Sisters Madison and Kinley don’t give up easily.
They study hard in school, and they’re also serious about dance. They might not always feel like going to dance practice, but they do it anyway because they are persistent. That means they keep trying without giving up when they really want something.
But becoming excellent at dance isn’t the only thing these sisters want. They also want to help people. When Madison was in fourth grade, her teacher brought three special packets to class. Each included a photo and details about a child in Compassion’s program who needed a sponsor.
“There were two boys and a girl,” Madison says. “I took the girl’s packet home, and I persistently asked my mom.”
Madison’s persistence helped convince her parents that she was serious about sponsoring the child, a girl named Asti in Indonesia. “My mom said, ‘OK, all right, but if you’re going to sponsor a girl, you’re going to have to find a way (to pay for the cost of the sponsorship),” Madison says. “So she taught me how to make earrings.”
Madison persisted until she was really good at making earrings. At the same time, younger sis Kinley was making jewelry of her own — molding melted crayons into colorful rings. To raise money to sponsor Asti, the sisters started selling their jewelry, calling their business Chic Creek Boutique. They set up shop at their church in Alaska, which holds a big fair that draws people from all over town. Chic Creek Boutique sold enough jewelry to pay for a full year of Asti’s sponsorship!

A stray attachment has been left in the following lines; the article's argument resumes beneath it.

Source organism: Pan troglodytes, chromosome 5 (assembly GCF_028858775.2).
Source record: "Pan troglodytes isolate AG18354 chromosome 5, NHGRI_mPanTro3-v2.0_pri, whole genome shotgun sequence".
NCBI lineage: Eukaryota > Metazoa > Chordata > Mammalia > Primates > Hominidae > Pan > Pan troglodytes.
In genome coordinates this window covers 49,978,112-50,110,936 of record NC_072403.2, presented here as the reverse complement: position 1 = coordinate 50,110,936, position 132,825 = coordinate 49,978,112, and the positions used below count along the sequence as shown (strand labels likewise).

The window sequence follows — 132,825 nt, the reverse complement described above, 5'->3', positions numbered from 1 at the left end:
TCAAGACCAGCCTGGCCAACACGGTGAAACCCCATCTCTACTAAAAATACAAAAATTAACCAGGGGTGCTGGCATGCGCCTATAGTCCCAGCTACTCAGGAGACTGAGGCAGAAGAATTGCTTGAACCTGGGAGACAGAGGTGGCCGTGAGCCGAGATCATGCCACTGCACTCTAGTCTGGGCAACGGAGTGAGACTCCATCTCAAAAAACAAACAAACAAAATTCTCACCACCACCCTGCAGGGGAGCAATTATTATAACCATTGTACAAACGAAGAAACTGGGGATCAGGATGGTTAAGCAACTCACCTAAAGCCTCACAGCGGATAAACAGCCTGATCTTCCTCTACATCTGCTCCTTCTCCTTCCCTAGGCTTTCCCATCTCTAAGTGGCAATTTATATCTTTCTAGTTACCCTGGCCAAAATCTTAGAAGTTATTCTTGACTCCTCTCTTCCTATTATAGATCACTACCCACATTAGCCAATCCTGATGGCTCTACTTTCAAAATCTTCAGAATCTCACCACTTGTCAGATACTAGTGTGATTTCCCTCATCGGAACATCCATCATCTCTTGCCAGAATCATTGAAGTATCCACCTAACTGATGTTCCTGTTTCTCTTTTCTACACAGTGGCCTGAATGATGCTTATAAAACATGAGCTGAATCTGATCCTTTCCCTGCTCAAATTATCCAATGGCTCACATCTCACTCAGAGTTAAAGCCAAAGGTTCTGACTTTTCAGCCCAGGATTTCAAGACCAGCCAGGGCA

Meanwhile Kinley dreamed of sponsoring a child of her own. A few years later when she was in fourth grade, her family went to see the band For King and Country in concert. On every chair was a packet telling about a child who needed a sponsor. Kinley’s grandma picked up a packet about a 4-year-old girl named Katya in Ecuador. She seemed like the perfect child for Kinley to sponsor!
“I wanted a child who was a little younger than me, so I could give money to [help support] her and feel happy inside,” Kinley says. “So my family started talking and decided that it was OK for me to start sponsoring.”
It’s been two years since Kinley became a sponsor, and five years since Madison became a sponsor. Kinley, now 11, and Madison, 14, persist in selling their handmade jewelry to sponsor Asti and Katya. They love to write to their faraway friends and receive letters back from them. They’re so glad that sponsorship helps give their friends better lives.